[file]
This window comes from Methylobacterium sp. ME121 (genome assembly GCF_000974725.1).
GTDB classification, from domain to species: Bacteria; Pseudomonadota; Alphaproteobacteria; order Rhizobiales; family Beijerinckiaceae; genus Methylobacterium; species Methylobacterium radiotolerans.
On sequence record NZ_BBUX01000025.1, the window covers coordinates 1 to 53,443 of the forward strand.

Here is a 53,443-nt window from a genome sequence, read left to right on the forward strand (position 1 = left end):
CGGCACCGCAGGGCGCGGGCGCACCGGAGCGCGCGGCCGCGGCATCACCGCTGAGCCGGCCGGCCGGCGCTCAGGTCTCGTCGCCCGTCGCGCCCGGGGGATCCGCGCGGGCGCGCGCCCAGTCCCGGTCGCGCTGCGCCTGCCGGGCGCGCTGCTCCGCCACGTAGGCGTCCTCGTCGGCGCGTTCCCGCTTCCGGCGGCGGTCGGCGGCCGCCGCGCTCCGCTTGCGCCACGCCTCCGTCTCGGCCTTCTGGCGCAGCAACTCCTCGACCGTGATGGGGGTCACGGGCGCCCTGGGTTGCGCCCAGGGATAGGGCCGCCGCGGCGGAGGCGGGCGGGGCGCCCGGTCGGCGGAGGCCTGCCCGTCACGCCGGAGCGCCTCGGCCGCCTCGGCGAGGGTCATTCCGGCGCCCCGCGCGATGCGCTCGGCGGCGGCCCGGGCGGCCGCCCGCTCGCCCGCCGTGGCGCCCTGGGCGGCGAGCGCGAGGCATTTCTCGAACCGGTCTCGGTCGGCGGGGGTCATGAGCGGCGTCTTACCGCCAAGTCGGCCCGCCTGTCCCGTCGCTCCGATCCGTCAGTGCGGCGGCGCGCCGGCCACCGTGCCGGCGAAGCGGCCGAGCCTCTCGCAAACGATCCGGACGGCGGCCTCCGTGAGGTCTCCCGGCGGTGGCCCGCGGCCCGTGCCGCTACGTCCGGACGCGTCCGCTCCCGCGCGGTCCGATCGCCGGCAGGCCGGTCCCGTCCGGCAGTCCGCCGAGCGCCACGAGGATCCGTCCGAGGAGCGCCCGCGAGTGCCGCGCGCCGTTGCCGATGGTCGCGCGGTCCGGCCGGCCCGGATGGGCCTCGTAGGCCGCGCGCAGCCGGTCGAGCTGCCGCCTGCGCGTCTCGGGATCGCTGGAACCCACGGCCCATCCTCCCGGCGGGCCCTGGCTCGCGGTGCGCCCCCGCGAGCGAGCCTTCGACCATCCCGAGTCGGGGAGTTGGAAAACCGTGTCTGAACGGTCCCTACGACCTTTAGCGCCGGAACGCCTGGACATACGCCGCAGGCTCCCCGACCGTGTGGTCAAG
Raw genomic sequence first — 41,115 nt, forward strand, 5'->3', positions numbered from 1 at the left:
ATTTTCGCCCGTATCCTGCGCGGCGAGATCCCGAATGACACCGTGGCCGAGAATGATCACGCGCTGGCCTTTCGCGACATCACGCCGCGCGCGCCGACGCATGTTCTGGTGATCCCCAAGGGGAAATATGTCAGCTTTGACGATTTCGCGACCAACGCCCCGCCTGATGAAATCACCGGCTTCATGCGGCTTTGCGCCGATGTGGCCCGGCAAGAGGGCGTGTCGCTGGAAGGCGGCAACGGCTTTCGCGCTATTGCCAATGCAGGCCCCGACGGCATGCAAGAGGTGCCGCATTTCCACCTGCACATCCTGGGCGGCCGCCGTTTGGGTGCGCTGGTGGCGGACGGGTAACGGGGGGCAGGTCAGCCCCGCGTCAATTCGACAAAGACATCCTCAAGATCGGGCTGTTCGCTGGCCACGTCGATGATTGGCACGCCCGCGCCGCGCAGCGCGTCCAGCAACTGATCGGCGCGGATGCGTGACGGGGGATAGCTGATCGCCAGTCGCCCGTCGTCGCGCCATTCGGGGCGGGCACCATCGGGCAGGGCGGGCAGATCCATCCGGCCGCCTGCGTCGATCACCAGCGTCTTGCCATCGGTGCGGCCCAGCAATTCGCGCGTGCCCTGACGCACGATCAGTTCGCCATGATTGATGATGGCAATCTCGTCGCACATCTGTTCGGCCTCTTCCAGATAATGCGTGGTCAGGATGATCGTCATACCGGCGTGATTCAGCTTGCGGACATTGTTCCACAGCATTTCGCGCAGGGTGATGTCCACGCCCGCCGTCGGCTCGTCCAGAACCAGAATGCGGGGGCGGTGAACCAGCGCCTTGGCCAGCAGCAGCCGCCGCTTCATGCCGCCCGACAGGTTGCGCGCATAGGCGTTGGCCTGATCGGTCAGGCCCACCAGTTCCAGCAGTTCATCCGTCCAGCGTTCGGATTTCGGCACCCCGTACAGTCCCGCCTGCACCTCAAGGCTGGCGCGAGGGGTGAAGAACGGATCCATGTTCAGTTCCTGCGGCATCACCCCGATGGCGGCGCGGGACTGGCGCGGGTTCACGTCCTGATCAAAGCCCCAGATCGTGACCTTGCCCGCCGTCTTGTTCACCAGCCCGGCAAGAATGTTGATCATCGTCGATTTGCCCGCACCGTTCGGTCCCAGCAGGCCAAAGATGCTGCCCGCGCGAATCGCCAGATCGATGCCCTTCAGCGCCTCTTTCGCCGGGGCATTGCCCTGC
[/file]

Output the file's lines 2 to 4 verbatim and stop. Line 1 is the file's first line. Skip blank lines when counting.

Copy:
GTDB classification, from domain to species: Bacteria; Pseudomonadota; Alphaproteobacteria; order Rhizobiales; family Beijerinckiaceae; genus Methylobacterium; species Methylobacterium radiotolerans.
On sequence record NZ_BBUX01000025.1, the window covers coordinates 1 to 53,443 of the forward strand.

Here is a 53,443-nt window from a genome sequence, read left to right on the forward strand (position 1 = left end):